We hope that all peoples, in the words of Isaiah, will gather around Mt. Zion and
embrace each other as human beings with shared human values. They do not have to
become Jewish to join in.
So we transmit a universal message that we want to share with the world through
our unique, distinct identity.
In the words of the Israeli writer, Yossi Klein Halevi (Contemporary Jewish
Religious Thought, page 947), “To effect this universalist vision, the Jewish people was,
paradoxically, set apart, as a testing ground for the possibility of redemptive interaction
between humanity and God. For, as a people, the Jews are a random cross-section of
humanity. If this people could be transformed into an instrument for divine intimacy,
then the hope of a realized transcendence could be extended, eventually, to all peoples.”
As a people, we have been given this task at many different moments. Abraham
was to become the first believer in an ethical God. He journeyed forth and journeyed into
himself to experience sacred truths.
This task was given to the Jewish people at the Exodus and at Sinai – “History’s
first experiment in egalitarian redemption,” where revelation and access to sacred text
were not reserved for the elite alone.
It is interesting to note how we celebrate our events as a people, not as
accomplishments of a single person or prophet. As a community, we, in the words of
Isaiah, have been called to be witnesses to God – witnesses to God’s beauty and the
sanctity of our world. As witnesses, we can testify to the grandeur of creation, to the
truths of revelation, to the promise of redemption. We strive to move the world closer to
Back to the text. There is another noteworthy aspect to this piyyut, to this poem.
It is the order of the three phrases. Why is God’s sovereignty in the present preceding the past? Shouldn’t the past come first followed by the present and then the future?
Woven into this statement is a profound truth about the way we make meaning in
our lives. The past is not enough without the present. Only by being in the moment, by
appreciating the significance of this particular instant that we are in, can we mine the past for meaning, and only with that meaning, with those insights into the significance of our lives, can we take the steps needed to ensure the future.
Our ability to maintain ourselves as a community and to maintain our ideas and
ideals – our ability to be both a religion and a people, a unique civilization whose values
have enriched all humanity; this particularism has brought with it many blessings.
So, how do we balance the two? How can we be particularistic in our
Well, as it turns out, that is precisely the way our tradition was set up. It
constantly weaves back and forth between universalism to particularism, never allowing
us to be consumed fully by either side.
Think of the Amidah that we just recited. The last paragraph of the Amidah
always discusses peace. In that paragraph we have added the words “V’al kol yoshvei
teiveil – upon all the inhabitants of the world, we want peace to descend.” And in the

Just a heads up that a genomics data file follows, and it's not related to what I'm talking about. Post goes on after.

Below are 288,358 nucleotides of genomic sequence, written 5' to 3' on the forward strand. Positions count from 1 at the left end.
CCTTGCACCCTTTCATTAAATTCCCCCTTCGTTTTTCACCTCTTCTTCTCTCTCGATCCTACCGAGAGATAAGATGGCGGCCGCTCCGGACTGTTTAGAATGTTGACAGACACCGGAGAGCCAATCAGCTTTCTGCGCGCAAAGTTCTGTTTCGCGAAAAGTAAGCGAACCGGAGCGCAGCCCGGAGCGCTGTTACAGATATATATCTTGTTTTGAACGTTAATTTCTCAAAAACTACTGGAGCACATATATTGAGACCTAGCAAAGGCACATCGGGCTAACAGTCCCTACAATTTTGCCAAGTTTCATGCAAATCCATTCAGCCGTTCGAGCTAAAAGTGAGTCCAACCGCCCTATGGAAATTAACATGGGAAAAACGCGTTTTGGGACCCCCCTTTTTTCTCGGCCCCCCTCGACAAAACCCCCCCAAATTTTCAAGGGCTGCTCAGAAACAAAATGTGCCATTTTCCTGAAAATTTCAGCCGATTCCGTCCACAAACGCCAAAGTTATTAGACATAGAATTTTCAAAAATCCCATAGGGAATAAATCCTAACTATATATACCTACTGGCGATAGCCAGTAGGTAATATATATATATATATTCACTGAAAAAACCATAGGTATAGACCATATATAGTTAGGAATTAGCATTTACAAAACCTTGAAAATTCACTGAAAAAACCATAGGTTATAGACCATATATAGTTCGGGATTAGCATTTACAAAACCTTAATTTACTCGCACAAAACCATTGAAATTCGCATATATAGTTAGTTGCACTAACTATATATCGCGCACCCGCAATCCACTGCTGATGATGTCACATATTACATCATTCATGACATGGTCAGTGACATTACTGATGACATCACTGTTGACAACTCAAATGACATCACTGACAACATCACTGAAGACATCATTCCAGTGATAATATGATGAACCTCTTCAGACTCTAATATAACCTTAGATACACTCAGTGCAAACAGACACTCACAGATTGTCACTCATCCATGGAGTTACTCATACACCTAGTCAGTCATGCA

morning version of this prayer, we have added the word “Ba’olam – in the world.” Peace
is not simply for the Jewish people, but for all peoples.
Incorporated in the 1945 Conservative Movement Sabbath and Festival Prayer
Book, the addition of “Ba-olam” was actually based on the prayer book of a much more
ancient, tenth century sage, Rav Saadiah Gaon, and has been a precedent for articulating a concern for peace throughout the world at the conclusion of the Amidah.
Even these days of Rosh Hashanah and Yom Kippur dance us between
universalism and particularism. We change the end of the Amidah during these days to
ask that the entire House of Israel be remembered and recorded in the Book of Life. On
some level, this makes the prayer more particularistic. We and the entire House of Israel
are to be remembered for blessing. But then the close of the blessing, the hatimah, the
most important part of the brakhah, also changes. During 51 weeks of the year it is:
“Praised are you, Adonai, who blesses the people Israel with peace.” But during the ten
days of repentance, including Rosh Hashanah and Yom Kippur, it is “Praised are you,
Adonai, who makes peace.” That opens up a much more universalistic notion.
In fact, the days of Rosh Hashanah and Yom Kippur sway back and forth between
the universal and the particular. Rosh Hashanah is a day that commemorates the birthday of the world, of all humanity – certainly a universal day if ever there was one.
Our rabbis understood metaphorically that every creature passes before God to be
judged; this is inclusive of all.
However, the Torah reading on Rosh Hashanah is the particularistic narrative
about the birth of Isaac and the mantle of the tradition being passed down from Abraham
Yom Kippur, on the other hand, offers us two countervailing notions: a haftarah
where there is a universal concern for those in need and a day which represents the
commitment between God and the Jewish people. It commemorates the day when Moses completed his second 40 days of the top of Mount Sinai, firmly sealing the covenant, like a marriage between ourselves and our Creator.
So there is great power in our particular identity as Jews, even in this multicultural,
universalistic world of ours.
When we stood at Sinai, the Torah says, “And there Israel camped – va-yeehan
sham Yisrael (Exodus 19:2). Rashi immediately notes that it is strange that the verb is in
the singular. Shouldn’t “all of Israel camped” be in the plural? Rashi sees the
community as being merged into one. Until this verse when the Israelites encamped at
Sinai, all the verbs were in the plural. All of the tribes became “as one person, as one
heart” and only then, were they fit to receive the Torah.
Our community receives much blessing from being able to have the extended
family of the Jewish people. The notion of being connected to a people is something that
everyone needs. Just as individuals need family, we all need communities and our
distinct identity, even as we push the world towards a universalistic vision.
That is why these high holy days culminate on Sukkot. Sukkot is, of course, the
rejoicing. Some see it as the seven days of feasting after a wedding, but who is invited to
these wedding celebrations? All the nations of the world, all peoples, are invited to a
universal Sukkah. The Jewish people’s particularistic, unique identity and message
ultimately bring the entire world closer together, closer to peace.
In the words of Isaiah, “For My house shall be called the house of prayer for all
peoples. Thus declares Adonai, God, who gathers the dispersed of Israel.” (Isaiah 56:7-